Passengers film review: lost in space?

Chris Pratt and Jennifer Lawrence are stranded together in Passengers

Passengers takes the idea that humans were not designed to be solitary beings and begins in a similar manner to Duncan Jones’s Moon or more recently The Martian with Chris Pratt as engineer Jim Preston following in the footsteps of the brilliant Sam Rockwell and Matt Damon respectively as lone men lost in space.

Unfortunately, this romantic sci-fi adventure featuring two of the biggest stars working in Hollywood today ends in disaster thanks to a creepy plot point.

When Jim’s hibernation pod on the Starship Avalon malfunctions on his way to a new planet 30 years into what was supposed to be a 120-year stasis, he freaks out, but soon learns to keep himself occupied. Watching a playful Pratt wander around his grand surroundings (exquisitely designed by Guy Hendrix Dyas, nodding to the work of Stanley Kubrick and Douglas Trumball), playing basketball, getting drunk and conversing with a bartender android (Michael Sheen) is endearing and he sells this part of the film with his natural charisma.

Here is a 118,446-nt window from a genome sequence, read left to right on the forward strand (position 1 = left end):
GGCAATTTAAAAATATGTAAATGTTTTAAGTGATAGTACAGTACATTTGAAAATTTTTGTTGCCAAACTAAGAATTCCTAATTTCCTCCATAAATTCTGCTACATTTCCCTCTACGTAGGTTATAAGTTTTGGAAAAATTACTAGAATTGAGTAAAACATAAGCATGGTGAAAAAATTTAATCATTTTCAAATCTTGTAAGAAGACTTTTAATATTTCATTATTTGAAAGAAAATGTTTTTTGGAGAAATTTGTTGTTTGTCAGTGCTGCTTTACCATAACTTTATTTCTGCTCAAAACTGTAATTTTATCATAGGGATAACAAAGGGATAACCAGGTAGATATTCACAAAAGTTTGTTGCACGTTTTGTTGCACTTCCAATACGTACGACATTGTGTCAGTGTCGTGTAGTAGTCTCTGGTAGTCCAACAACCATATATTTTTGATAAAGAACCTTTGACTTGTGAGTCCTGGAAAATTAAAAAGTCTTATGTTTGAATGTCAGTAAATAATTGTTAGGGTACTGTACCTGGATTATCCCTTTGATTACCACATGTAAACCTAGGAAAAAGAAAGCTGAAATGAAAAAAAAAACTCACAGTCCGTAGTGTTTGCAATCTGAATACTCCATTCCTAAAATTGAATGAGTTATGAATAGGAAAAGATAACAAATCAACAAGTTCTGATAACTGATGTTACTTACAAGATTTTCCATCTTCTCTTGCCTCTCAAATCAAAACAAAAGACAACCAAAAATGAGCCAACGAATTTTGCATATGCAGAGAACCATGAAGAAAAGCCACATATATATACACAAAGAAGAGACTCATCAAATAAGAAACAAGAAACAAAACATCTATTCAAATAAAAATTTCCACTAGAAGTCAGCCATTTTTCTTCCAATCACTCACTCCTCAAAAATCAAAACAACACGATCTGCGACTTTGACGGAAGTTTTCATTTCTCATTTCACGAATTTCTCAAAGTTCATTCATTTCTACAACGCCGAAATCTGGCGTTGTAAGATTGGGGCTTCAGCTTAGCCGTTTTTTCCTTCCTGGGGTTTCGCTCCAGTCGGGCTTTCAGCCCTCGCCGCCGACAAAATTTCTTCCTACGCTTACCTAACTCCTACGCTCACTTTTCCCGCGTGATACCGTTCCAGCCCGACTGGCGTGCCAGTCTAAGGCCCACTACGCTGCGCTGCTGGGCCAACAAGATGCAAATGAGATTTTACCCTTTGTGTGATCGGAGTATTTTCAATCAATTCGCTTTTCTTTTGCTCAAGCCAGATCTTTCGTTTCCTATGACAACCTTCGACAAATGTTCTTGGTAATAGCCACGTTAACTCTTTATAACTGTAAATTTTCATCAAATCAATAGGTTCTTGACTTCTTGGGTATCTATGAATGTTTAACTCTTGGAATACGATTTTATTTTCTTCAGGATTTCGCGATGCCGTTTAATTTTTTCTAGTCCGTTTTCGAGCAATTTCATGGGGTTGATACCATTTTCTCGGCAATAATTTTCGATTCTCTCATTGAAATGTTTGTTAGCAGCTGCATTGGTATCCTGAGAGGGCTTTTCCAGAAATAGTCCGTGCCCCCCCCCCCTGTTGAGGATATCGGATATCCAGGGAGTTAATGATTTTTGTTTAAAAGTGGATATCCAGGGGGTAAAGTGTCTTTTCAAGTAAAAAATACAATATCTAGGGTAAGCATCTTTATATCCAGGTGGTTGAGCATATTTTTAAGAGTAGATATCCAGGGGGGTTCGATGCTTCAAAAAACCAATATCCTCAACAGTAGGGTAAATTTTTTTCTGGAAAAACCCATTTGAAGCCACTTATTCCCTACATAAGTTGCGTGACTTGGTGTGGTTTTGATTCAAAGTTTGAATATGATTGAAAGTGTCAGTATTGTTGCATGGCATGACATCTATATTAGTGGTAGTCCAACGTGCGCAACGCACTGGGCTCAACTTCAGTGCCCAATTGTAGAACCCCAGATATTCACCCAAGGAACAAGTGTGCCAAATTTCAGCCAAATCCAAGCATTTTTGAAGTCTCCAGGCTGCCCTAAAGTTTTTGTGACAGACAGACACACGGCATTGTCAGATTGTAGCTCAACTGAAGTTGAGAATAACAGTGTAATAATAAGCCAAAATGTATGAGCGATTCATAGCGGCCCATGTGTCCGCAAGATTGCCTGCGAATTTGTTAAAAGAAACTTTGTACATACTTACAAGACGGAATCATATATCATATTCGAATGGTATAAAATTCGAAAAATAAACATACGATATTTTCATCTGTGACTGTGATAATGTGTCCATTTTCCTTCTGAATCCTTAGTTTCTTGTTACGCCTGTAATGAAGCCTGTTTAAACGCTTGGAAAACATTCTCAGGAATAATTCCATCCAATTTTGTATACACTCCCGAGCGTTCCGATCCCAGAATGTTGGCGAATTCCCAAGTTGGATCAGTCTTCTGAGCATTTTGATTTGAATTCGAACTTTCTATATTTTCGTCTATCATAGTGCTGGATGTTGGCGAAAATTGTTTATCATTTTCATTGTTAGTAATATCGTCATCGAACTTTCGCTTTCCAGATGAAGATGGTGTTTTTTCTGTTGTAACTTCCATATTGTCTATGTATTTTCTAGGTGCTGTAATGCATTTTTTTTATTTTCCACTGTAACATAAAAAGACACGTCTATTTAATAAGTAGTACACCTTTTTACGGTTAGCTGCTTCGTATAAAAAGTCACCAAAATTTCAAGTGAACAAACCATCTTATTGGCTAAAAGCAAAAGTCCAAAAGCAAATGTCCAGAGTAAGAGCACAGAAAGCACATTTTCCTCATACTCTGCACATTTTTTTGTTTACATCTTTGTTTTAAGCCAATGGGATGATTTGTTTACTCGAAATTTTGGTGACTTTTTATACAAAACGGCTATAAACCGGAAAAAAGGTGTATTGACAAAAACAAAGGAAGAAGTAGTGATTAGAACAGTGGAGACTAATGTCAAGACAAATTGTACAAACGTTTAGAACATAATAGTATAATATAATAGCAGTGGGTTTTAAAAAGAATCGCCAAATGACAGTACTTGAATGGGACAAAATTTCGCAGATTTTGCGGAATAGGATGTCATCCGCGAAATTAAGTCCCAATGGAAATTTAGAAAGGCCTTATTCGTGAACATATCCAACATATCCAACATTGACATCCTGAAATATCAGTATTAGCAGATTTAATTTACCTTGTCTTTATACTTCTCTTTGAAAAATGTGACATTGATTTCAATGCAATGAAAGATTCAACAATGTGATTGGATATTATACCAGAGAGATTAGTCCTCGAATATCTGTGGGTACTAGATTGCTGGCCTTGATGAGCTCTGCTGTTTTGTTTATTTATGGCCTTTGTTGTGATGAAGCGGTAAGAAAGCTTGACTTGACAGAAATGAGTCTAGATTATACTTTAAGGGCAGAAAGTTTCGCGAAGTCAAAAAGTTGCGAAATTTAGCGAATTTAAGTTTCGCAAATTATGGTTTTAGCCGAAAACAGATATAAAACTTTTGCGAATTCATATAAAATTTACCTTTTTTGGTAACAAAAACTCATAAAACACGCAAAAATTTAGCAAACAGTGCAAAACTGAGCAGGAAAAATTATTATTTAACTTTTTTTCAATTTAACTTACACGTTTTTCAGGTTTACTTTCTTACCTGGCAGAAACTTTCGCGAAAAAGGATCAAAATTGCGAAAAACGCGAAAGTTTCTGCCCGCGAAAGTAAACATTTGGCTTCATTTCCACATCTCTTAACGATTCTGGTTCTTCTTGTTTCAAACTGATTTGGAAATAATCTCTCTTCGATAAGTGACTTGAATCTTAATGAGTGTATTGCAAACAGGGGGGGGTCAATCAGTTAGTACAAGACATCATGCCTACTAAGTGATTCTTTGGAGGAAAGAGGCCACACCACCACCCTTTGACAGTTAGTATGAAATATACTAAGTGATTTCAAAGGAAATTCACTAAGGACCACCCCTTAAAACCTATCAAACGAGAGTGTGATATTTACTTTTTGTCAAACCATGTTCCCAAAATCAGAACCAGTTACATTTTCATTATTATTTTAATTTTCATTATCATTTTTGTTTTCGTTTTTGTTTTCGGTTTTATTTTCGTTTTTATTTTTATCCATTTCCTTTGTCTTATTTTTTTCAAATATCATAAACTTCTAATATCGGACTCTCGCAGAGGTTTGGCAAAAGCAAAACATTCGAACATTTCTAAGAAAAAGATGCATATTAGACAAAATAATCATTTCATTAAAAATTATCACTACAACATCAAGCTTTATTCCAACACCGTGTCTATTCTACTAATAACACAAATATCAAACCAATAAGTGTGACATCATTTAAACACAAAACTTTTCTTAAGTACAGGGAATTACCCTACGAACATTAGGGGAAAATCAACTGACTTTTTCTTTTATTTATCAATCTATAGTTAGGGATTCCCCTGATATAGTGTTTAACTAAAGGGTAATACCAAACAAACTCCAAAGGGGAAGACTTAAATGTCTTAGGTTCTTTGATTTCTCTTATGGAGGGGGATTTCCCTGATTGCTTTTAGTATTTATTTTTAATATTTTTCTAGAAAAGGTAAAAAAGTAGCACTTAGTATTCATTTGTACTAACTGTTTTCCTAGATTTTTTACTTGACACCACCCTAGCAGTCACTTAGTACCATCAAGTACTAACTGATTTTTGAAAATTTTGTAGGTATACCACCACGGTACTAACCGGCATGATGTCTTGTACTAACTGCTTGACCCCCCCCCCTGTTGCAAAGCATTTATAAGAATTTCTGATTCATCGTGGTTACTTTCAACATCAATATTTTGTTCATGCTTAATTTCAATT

However after one year alone he’s desperately depressed and in need of some company. When he comes across sleeping beauty and writer Aurora (Jennifer Lawrence), he feels a strong desire to satisfy his appetite by waking her.

To wake Aurora would be to strip her of her freedom of choice and sentence her to a lonely existence. Jim thinks long and hard about whether to make this selfish decision by cyber-stalking her, imagining he knows this woman through her written words and filmed interviews and essentially idealising her.

From this point on it’s very hard to buy into to a sweeping romance, and though the film does acknowledge what a terrible thing Jim has done, it fails to have the conviction to see that narrative through. Passengers instead opts for an icky conclusion that sees a woman fall for a man who has robbed her of a promising career and future.

Jon Spaihts’ screenplay touches upon interesting ideas that parallel modern world issues such as the notion that technology can sometimes exacerbate chronic loneliness but it loses its way with a fatal error of judgement.